Social media revolutionized life as we knew it. Platforms such as Facebook and Twitter magnified the celebrity spotlight, gave rise to new influencers, encouraged the flow of information, and became the go-to marketing and customer engagement tool for brands the world over.
The only problem is, some studies and digital marketing thought leaders are finding that social media is losing its mojo. To delve deeper into this issue we got in touch with a range of marketers to gauge their views on the health of social media marketing going into 2020.
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Diagnosing Social Media
First, let’s look at some numbers. Buffer’s study of 43 million Facebook posts found that Facebook engagement between 2017 and 2018 dropped dramatically, with the average engagement per image dropping from 9,370 per post in Q1 2017 to just 3,454 per post in Q2 2018, while the average engagement per video fell from 5,486 to 2,867.
Twitter has its own problems, the sheer number of tweets published daily (500 million per day, in case you were wondering), essentially makes it a noise machine, which impacts engagement and clicks. On an episode of his podcast, “Marketing School,” Neil Patel also declared Twitter “dead,” sharing that roughly only 2% of his 233,000 followers turn into website traffic each month.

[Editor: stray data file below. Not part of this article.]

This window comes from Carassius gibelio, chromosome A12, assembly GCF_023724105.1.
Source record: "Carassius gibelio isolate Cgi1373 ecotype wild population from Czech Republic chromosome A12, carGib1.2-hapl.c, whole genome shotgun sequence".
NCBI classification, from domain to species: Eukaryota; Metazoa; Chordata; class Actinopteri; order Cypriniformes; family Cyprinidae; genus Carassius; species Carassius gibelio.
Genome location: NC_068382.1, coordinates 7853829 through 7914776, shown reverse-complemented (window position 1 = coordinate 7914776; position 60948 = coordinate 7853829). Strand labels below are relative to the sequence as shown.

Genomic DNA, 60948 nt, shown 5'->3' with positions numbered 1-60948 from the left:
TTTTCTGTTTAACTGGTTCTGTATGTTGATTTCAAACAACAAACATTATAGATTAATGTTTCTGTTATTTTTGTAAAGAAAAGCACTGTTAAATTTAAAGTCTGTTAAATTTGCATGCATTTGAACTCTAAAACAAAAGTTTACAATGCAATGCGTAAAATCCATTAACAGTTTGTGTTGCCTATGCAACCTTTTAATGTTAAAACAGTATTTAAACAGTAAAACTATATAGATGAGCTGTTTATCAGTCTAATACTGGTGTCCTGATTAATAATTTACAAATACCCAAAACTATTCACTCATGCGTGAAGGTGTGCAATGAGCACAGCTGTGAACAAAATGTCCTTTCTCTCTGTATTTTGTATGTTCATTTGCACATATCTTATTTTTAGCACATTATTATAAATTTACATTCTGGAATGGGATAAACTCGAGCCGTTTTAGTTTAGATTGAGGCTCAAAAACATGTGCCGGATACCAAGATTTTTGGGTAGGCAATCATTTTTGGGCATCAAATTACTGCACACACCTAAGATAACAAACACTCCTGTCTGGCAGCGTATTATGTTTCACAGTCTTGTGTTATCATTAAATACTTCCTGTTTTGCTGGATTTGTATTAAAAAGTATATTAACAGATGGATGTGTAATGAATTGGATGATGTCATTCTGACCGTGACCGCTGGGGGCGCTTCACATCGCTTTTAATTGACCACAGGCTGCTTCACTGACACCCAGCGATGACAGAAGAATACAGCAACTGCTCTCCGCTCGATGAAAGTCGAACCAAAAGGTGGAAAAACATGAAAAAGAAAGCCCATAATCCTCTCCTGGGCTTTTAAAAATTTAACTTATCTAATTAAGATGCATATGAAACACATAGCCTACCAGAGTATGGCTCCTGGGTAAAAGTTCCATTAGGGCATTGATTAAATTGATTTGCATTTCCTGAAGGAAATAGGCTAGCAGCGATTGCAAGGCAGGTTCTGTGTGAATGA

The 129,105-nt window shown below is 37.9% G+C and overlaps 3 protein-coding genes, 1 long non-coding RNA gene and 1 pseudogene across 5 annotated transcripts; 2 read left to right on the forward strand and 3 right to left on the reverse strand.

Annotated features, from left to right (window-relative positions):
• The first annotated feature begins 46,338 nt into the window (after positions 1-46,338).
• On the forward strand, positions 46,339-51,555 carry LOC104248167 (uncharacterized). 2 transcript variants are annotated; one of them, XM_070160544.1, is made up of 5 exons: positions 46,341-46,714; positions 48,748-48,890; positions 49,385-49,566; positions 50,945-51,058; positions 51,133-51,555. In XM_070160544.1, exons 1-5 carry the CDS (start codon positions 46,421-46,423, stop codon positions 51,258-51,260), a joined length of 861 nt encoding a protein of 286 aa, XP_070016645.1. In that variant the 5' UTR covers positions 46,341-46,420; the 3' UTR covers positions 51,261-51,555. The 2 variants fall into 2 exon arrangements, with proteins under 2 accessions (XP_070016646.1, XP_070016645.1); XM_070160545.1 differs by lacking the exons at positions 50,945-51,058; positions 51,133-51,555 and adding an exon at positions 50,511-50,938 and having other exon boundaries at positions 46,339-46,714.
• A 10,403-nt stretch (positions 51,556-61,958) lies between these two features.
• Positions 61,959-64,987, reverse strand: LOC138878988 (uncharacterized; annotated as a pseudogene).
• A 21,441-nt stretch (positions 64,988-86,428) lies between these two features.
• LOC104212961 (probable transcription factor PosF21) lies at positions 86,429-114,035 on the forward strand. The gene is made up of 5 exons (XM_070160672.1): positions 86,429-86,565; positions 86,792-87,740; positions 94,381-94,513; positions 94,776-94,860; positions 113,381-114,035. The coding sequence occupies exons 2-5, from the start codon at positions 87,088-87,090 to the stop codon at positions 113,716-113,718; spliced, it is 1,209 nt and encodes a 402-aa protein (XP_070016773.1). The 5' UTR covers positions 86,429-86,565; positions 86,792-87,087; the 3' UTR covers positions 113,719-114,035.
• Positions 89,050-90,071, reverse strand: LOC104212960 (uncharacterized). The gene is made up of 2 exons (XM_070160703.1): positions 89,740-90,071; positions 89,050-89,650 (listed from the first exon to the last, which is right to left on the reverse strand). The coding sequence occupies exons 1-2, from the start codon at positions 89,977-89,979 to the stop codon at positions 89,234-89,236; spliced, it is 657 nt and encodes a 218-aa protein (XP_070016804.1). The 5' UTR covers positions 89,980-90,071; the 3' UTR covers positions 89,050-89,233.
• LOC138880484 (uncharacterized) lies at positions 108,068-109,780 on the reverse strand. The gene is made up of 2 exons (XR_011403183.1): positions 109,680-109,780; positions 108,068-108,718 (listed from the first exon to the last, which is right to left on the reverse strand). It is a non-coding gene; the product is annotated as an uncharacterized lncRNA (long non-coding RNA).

Social media is a broad term, and there are a myriad of factors contributing to falling engagement and click-through rates. Some marketers however, point the finger to the culture of social media, rather than the algorithmic changes we see creep in from time to time. “I don’t think social media marketing is dying, but I do feel it is evolving. First, it’s becoming more democratized. Everyone is doing it. [However], that same ubiquity is the reason why [social media] is having its effectiveness minimized. It’s everywhere!” explained Richard Williamson, VP of marketing at HealthLynked.
“The problem with much of the social media traffic is that it’s too often political commentary, vicious personal attacks, or shameless (or shameful, depending on your point of view) self-promotion. All that makes it hard to pull meaningful messaging out of the background chatter,” Williamson said.
Others, such as Leah Tombling, social media executive at Colewood Internet, lament the issues surrounding privacy and the impact this has had on end user trust in social media. “Privacy. If anything has changed in the last 3 years, it always involves that word. [We’ve all] heard of Cambridge Analytica, where data was [illegally collected and] used for various political advertising purposes. Facebook suffered [as a result of the scandal]. Their stock price fell dramatically. It has since recovered, but it hasn’t reached the same heights as it was before the scandal hit,” Tombling said.
“Too many people on too many soapboxes have made social media too noisy.” – Richard Williamson
Evolution, Not Extinction